Hampshire police set to respond to medical emergencies in deal with ambulance service

Special Constabulary chief officer Tom Haye. Picture: Sarah Standing
Special Constabulary chief officer Tom Haye. Picture: Sarah Standing
Canoe Lake

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  • Police set to be given extra training to go to 999 medical emergencies
  • Officers’ representative criticises move as ‘papering over cracks’ of failing NHS
  • But chief officer says police will be ‘upskilled’ and crime-fighting will stay priority
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POLICE officers will be sent out to medical emergencies in a deal being signed with the ambulance service, The News can reveal.

Some officers will be given training and equipment to act as co-responders with South Central Ambulance Service while on their routine shifts.

John Apter, Hampshire Police Federation chairman. Picture: Sarah Standing

John Apter, Hampshire Police Federation chairman. Picture: Sarah Standing

Firefighters in Hampshire are already signed up to the scheme and treat people suffering strokes, cardiac arrests, choking, trauma injuries and shock. Hampshire Fire and Rescue Service firefighters went to nearly 10,000 calls last year alone.

Special Constabulary chief officer Tom Haye said: ‘If agreed, this proposal would allow us to upskill our special constables to enable them to provide an even better service to our community.

‘While their priority will always be policing, this scheme could enable them to better support people in the rural communities that we serve where it can sometimes be more difficult to get medical help in an emergency.’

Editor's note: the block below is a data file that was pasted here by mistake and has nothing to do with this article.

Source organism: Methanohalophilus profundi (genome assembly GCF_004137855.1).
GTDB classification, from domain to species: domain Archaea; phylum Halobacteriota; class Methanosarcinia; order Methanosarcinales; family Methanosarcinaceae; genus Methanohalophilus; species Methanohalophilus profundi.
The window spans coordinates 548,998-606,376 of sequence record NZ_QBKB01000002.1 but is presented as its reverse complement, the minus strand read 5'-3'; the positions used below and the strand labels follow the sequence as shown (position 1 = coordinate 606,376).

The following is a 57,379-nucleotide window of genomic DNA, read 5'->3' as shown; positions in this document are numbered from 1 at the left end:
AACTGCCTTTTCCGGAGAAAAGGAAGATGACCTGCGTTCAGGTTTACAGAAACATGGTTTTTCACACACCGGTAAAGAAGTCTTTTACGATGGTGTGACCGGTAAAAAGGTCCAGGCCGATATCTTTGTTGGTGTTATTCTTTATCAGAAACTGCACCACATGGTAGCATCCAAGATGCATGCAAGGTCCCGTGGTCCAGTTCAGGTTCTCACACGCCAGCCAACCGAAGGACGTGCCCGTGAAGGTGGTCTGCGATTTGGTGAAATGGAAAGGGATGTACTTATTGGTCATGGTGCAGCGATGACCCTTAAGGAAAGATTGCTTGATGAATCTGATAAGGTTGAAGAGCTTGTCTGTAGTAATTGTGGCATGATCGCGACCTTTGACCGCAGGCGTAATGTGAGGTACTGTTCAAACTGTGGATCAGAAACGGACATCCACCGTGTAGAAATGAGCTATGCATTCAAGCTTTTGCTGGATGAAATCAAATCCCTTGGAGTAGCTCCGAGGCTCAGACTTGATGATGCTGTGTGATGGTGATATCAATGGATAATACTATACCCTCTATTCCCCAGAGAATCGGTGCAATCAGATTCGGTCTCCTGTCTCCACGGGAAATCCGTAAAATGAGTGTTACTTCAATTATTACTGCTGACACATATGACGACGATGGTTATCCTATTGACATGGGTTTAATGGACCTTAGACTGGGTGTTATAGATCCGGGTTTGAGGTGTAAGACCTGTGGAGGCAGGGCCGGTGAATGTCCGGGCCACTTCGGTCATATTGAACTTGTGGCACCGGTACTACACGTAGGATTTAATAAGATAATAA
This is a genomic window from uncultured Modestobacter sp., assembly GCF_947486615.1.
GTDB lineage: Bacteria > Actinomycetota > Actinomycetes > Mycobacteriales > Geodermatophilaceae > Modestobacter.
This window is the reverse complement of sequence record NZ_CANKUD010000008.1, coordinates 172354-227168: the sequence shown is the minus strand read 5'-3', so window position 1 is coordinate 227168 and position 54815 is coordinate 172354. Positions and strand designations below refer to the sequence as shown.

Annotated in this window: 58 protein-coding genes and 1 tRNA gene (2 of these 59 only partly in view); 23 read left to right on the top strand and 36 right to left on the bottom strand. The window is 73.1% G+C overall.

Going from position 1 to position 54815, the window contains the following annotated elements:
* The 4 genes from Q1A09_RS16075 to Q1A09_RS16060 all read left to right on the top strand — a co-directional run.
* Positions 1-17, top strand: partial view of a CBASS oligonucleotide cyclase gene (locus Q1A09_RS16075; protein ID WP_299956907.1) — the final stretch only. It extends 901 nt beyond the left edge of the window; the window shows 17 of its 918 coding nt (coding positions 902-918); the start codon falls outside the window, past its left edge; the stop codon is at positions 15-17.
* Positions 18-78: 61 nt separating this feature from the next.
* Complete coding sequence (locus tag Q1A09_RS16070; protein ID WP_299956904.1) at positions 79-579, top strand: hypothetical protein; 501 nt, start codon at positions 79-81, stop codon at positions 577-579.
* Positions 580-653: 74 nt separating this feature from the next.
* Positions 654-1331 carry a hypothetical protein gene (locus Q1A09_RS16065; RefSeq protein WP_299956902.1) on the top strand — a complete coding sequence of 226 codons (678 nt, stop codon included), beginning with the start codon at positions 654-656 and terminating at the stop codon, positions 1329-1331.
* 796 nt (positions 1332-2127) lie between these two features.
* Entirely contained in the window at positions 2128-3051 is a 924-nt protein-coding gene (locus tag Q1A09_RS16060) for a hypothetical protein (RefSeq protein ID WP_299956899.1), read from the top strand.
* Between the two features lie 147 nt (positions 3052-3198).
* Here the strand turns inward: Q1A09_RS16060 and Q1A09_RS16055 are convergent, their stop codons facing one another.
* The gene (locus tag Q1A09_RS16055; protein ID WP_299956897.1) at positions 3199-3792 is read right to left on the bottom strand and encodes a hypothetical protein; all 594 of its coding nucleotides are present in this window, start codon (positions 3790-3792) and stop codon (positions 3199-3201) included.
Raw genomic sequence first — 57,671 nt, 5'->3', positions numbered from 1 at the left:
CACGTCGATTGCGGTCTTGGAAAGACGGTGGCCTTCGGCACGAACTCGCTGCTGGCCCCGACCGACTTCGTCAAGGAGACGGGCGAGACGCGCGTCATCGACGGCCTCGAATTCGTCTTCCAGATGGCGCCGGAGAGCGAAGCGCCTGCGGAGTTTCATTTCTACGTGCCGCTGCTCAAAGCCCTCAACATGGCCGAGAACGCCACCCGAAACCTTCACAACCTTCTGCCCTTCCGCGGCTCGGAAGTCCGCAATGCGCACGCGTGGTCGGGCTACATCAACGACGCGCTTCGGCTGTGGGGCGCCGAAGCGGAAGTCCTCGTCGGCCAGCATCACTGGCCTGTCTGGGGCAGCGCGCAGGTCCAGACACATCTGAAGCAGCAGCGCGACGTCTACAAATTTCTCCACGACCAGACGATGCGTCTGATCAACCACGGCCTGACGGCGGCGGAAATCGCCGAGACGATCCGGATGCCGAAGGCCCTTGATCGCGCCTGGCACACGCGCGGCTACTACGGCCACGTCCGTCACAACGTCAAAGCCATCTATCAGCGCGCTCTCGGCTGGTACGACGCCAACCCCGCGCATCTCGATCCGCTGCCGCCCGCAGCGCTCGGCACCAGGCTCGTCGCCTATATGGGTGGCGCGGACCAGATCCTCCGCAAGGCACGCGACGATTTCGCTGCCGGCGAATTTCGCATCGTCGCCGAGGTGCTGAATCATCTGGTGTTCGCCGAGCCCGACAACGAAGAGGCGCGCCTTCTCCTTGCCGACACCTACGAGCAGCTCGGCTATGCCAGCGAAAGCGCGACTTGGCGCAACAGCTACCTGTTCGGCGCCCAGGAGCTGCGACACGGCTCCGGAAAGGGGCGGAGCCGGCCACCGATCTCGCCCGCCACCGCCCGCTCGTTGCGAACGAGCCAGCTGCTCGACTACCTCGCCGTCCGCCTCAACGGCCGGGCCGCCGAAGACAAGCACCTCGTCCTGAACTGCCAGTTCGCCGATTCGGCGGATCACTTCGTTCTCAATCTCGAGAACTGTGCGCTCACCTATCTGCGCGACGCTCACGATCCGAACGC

Co-responders are used in a bid to get treatment to patients in life-threatening situations and ambulance crew are sent out at the same time.

This is all about police and other emergency services papering over the cracks of the failing NHS and failing ambulance service

John Apter

They are trained in using a defibrillator and basic first aid.

But the move, which could see training start in about three months, has been criticised by the man who represents rank-and-file officers.

John Apter, Hampshire Police Federation chairman, said: ‘I know that the fire service are trained in some cases to a paramedic level and that’s fine because the fire service in between their normal calls have capacity, but police don’t.

‘They don’t have the capacity to be a sticking plaster for a broken ambulance service.’

He added: ‘This is all about police and other emergency services papering over the cracks of the failing NHS and failing ambulance service.’

He added that officers already provide emergency treatment when responding to 999 calls and it is right they do – but they should not be used to simply fill in for the ambulance service.

Early talks are being held with Scas and Hampshire police to train special constables who are part of Country Watch in rural areas.

The News understands the ambulance service will provide the equipment needed and a memorandum of understanding has already been signed with the Special Constabulary, which in total has around 360 volunteer but warranted officers.

A spokesman for the police said the scheme would operate as a trial at first, but would be similar to the fire service’s deal.

A spokeswoman for South Central Ambulance Service said nothing had been finalised but community responders can help to save lives.

She added the scheme was not a response to a shortage of paramedics.

In 2014/15 firefighters went to nearly 10,000 calls, up from just over 9,000 in 2011/12.